Frank Agin, host of Networking Rx, interview Jim Moats, author of Leading from the Edge of the Inside and award-winning advisor to CEOs and executives.
In the 1960s, Harvard social psychologist Stanley Milgram studied what he termed the “small world” problem. He wanted to better understand how people were connected to one another.
So, he sent to 160 randomly selected people in Omaha, NE a packet with the name and address of a stockbroker from Boston. He instructed each individual to write their name on the roster in the packet, then mail it to someone they thought would get it closer to the stockbroker.
On average the packets reached the broker in six steps (thus the phrase “six degrees of separation”). Milgram initially reasoned that if the packets started from 160 random points, they would arrive at their destination with similar randomness. Many of the packets, however, followed the same asymmetrical pattern. Half of the responses that got to the stockbroker were delivered by three people. So, the phrase “six degrees of separation” doesn’t mean that everyone is linked to everyone else in just six steps. It means that a very small number of people are linked to everyone else in a few steps, and the rest of us are linked to the world through those few.
Try this. Write down the names of 40 friends and trace them back to how they were introduced to you. This will reveal that what people term as their “social circles” are really inverted pyramids. A large percentage of your contacts likely originated from relatively few individuals – your Network Pyramid Capstones.
Consider this – to “jump start” your network or determine where your time is best spent, find your Network Pyramid Capstones. Then reconnect with each over lunch, coffee, or whatever.
Make an effort to develop a great relationship with these people – find ways to help them and be sure they understand how they can help you. These individuals have been instrumental in building your network to this point and will likely do so in the future.
Frank Agin, founder and president of AmSpirit Business Connections and host of Networking Rx, shares a facilitation exercise that applies ‘lifeboat ethics’ to business networking.
Frank Agin, host of Networking Rx, has a discussion with Dr. Wayne Baker on Reciprocity Rings, the inspiration for his new book, All You Have To Do Is Ask. For information on the book and free resources and assessments, go to www.AllYouHaveToDoIsAsk.com.
Networking is simply human interaction and it has been with us since the beginning of time. These human interactions are really just the relationships we have with one another. How we connect. Some connections are passing. Some connections are more lasting. Some connections are seemingly lifelong.
Given this, networking is, more or less, really just human behavior. Talking. Listening. Understanding. Being empathetic, encouraging, inspiring, smiling, laughing, and being a friend. Thus, all human behaviors involving other people are relationship-based and is networking.
The wonderful thing about human behavior is that there are patterns to it. While the patterns may not be perfectly predictable – as you might find with a chemical reaction or a physics experiment – there are patterns generally there.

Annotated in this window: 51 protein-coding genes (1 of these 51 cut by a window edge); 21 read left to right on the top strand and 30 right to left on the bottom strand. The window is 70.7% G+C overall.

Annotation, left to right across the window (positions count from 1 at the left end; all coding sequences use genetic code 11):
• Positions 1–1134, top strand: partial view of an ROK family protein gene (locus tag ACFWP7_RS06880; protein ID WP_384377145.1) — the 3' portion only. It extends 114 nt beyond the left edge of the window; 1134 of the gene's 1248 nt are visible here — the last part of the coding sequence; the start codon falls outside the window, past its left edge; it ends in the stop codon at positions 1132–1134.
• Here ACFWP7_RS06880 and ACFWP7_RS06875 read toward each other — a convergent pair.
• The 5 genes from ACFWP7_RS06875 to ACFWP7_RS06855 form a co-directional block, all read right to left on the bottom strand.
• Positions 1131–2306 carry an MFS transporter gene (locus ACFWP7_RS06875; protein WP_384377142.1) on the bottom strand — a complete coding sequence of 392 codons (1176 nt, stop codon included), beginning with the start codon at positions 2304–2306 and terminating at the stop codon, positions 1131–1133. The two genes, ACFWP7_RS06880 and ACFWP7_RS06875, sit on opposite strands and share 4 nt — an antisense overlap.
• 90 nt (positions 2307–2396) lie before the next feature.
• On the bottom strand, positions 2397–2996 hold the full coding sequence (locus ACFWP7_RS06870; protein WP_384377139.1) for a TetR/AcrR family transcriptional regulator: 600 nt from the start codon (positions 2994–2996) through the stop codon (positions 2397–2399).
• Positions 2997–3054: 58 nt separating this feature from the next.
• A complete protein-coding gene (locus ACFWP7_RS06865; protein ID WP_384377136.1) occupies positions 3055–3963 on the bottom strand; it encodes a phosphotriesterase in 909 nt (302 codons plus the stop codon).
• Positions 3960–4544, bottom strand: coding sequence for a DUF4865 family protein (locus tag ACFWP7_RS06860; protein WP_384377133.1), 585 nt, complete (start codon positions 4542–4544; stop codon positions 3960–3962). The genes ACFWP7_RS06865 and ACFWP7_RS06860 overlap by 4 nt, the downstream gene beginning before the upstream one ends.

Whenever there are patterns, however, there is curiosity. And whenever there is curiosity, you will find people of science trying to explain the patterns through studying, observing, and examining them.
Human behavior involving our relationships is no different. The social sciences – sociology, psychology, and economics, just to name a few – for years have examined how humans relate to one another, both personally and professionally.
Frank Agin, founder and president of AmSpirit Business Connections and host of Networking Rx, discusses a TEDx program delivered by professor and author Christine Porath on the impact that disrespectful and rude behavior has on our lives.
Frank Agin, president of AmSpirit Business Connections, has a conversation with Jamie Sarche on how she uses relationships to build success in an industry where you’d not expect it … pre-planning funeral services.
If you think about it, considering all these different options and orders, there are literally dozens (if not hundreds) of different 30-second commercials for you. So, do not stop at just one. Rather, select a handful of the ones that you feel are the most powerful for you and where you are the most comfortable saying them. Go with these.
Like anything, however, you will not get good at delivering your 30-second commercials without preparation, planning and practice.
Write Them: Using something as basic as a small note pad or 3×5 cards, neatly write or type your commercials for future reference.
Review Them: Once you have them written out, keep them handy so that you can practice or review them from time to time (just a few minutes each week is plenty).
Use Them: When someone then asks, “Who are you?”, do not hesitate. Have the courage to launch into one of your 30-second commercials (picking the appropriate one for the time and place).
Refine Them: Your 30-second commercials are always a work in process. You should look for ways to update them to make them more clear or better represent you.
Frank Agin, president of AmSpirit Business Connections and host of Networking Rx, shares information from The Gottman Institute on four behaviors that impair relationships. For more on this go to: https://www.gottman.com/blog/the-four-horsemen-recognizing-criticism-contempt-defensiveness-and-stonewalling/
Frank Agin, president of AmSpirit Business Connections, talks with Michael Rogers about the SONIC leadership formula from his new book, Do You Care To Lead?